Today’s top news: Syria, Turkey, Cyclone Freddy, Democratic Republic of the Congo


Aid, including medical supplies from the World Health Organization, brought in by a UN interagency mission was distributed in Idlib yesterday. Photo: OCHA/Madevi Sun-Suon


Today, a UN humanitarian mission was conducted in Idlib Governorate in northwestern Syria. Representatives from OCHA, the International Organization for Migration, the United Nations Population Fund, the World Health Organization (WHO), the United Nations Children’s Fund (UNICEF), the United Nations Refugee Agency (UNHCR) and our security force colleagues are working to open refugee camps and reception centers. visited. Halim, Sulkin, Maarat Mythrin. Medical supplies from WHO have been distributed to his three hospitals. The UN team also met with representatives of non-governmental organizations.

Today, 17 trucks traversed Bab al-Hawa and Bab al-Salaam carrying aid provided by UNHCR, the World Food Programme, and WHO. A total of 282 UN trucks have passed through his three border crossings since 9 February.

The health sector has been hit particularly hard by the quake, with 47 health facilities reportedly damaged in northwestern Syria alone. Twelve medical facilities have ceased operations and 18 are only partially functioning. Of course, this affects access to medical care for those affected by the earthquake.


UN Disaster Assessment and Coordination Teams continue to work in Malatya, Karamanmaras, Adiyaman, Gaziantep and Hatay. According to Turkish officials, there are currently 15 international urban search and rescue teams from 13 countries remaining in Turkey.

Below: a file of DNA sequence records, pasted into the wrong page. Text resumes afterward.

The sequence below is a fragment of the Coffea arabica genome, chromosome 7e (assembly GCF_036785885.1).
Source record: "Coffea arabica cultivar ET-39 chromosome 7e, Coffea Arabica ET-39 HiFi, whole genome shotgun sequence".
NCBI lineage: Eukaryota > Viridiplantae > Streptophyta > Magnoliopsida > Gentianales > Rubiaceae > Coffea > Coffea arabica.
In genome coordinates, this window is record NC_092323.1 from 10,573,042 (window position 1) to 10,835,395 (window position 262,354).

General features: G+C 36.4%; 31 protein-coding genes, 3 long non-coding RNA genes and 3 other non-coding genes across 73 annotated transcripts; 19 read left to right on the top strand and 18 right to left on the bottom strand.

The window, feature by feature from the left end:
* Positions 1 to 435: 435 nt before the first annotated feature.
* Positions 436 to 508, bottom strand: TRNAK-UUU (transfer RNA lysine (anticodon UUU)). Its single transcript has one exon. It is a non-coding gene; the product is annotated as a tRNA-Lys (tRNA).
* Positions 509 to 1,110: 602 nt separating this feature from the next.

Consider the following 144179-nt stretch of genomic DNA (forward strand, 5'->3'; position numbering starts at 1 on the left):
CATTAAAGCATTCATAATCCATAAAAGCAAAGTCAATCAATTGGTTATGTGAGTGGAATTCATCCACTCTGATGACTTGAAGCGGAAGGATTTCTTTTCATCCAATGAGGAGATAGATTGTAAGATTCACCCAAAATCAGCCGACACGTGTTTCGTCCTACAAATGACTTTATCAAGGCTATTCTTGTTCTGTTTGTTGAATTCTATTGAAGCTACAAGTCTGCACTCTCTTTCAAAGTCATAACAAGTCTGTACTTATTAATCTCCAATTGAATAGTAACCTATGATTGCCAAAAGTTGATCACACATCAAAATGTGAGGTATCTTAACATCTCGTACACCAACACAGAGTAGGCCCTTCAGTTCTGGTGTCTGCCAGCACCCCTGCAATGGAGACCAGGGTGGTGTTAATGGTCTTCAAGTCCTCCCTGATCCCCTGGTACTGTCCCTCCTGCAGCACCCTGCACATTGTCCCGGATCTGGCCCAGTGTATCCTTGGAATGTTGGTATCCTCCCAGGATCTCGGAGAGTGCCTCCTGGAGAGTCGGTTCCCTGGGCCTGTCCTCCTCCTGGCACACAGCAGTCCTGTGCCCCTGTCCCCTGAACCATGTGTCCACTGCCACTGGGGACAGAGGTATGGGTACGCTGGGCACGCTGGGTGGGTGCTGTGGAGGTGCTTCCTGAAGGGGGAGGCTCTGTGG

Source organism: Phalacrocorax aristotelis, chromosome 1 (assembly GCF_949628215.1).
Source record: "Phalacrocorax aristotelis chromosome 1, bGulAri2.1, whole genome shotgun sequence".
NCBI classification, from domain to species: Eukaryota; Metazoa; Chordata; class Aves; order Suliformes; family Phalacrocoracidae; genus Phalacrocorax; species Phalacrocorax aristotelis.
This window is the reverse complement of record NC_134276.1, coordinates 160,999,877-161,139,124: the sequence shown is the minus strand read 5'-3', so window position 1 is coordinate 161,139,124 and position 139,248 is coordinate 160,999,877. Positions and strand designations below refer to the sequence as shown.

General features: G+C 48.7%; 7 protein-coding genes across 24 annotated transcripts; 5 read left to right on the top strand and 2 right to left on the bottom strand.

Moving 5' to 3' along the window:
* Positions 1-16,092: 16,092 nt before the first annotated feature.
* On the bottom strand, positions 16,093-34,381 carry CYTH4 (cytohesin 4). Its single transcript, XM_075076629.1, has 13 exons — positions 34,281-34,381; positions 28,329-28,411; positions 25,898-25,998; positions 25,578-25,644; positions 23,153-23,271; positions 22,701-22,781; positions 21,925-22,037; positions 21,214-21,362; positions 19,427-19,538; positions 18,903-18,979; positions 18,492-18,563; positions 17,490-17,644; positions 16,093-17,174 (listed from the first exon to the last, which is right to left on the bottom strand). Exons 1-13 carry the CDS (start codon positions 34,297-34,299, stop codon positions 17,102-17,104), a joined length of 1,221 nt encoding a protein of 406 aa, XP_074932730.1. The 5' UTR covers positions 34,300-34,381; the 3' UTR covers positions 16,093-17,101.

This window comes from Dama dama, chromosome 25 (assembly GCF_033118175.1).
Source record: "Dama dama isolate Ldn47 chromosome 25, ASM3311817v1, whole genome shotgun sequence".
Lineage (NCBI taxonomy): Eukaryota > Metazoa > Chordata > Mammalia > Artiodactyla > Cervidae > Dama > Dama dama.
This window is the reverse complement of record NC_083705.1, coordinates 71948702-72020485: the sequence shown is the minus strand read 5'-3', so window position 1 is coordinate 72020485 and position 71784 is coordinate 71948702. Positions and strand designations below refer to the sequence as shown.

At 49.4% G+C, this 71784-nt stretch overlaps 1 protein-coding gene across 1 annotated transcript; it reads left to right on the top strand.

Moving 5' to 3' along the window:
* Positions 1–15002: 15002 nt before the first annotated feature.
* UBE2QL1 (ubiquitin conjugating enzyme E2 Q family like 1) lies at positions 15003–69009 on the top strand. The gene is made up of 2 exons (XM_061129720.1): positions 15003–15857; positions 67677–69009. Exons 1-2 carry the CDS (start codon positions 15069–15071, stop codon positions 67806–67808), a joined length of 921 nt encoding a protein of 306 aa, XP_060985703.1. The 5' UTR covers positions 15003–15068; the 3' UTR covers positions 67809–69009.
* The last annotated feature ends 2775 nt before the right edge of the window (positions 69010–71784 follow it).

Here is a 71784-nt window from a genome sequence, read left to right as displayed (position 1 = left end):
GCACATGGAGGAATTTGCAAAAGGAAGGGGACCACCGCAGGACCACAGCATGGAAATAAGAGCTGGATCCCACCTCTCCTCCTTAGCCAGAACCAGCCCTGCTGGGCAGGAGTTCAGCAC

We are coordinating a rapid needs assessment and shelter, food, health, water and sanitation remain top priorities.

UN agencies continue to support the government-led response, delivering essential supplies such as food, tents, blankets, hygiene kits, medical supplies and kitchen utensils to those affected by the earthquake.

tropical storm freddy

Cyclone Freddy hit the east coast of Madagascar near the city of Mananjali yesterday. Although weakened before making landfall, the cyclone brought devastating winds.

At least four people were killed and about 11,000 people were displaced. Mainly in Vatovavi province he flooded or damaged more than 4,500 houses. This is based on preliminary government estimates.

We and our humanitarian partners are supporting the government’s response and have begun to assist nearly 7,000 people who have been displaced from their homes.

We will begin an assessment tomorrow to determine the full extent of the damage and the necessary response.

After crossing Madagascar, Cyclone Freddy appears in the Mozambique Channel later today and is expected to intensify again before making landfall in Mozambique on Thursday.

The United Nations and partners are providing food, camp management and emergency communications equipment. Nutrient supplies were replenished at health centers before the cyclone. Cash and educational aid starts next week.

Democratic Republic of the Congo

Governments and humanitarian organizations today called for $2.25 billion in Kinshasa to provide life-saving assistance to 10 million people this year.

One in four Congolese people (about 26.4 million) cannot meet their basic food needs. About 6.4 million of them are affected by acute malnutrition, a figure he has not declined in 20 years. The Democratic Republic of the Congo (DRC) is the country most affected by food security in the world.

It also has the highest number of internally displaced persons on the African continent. Years of violence and insecurity have displaced 5.7 million people from their homes. In recent months, there has been a worrying surge in violence in the eastern provinces of Ituri and North Kivu, including among civilians living in shelters.

Bruno Remarqui, Humanitarian Coordinator in the Democratic Republic of the Congo, said while humanitarian assistance will not solve the humanitarian crisis, it remains important to meet the immediate needs of millions of affected families. said.

Last year’s Humanitarian Response Plan called for $1.9 billion and was 48% funded.

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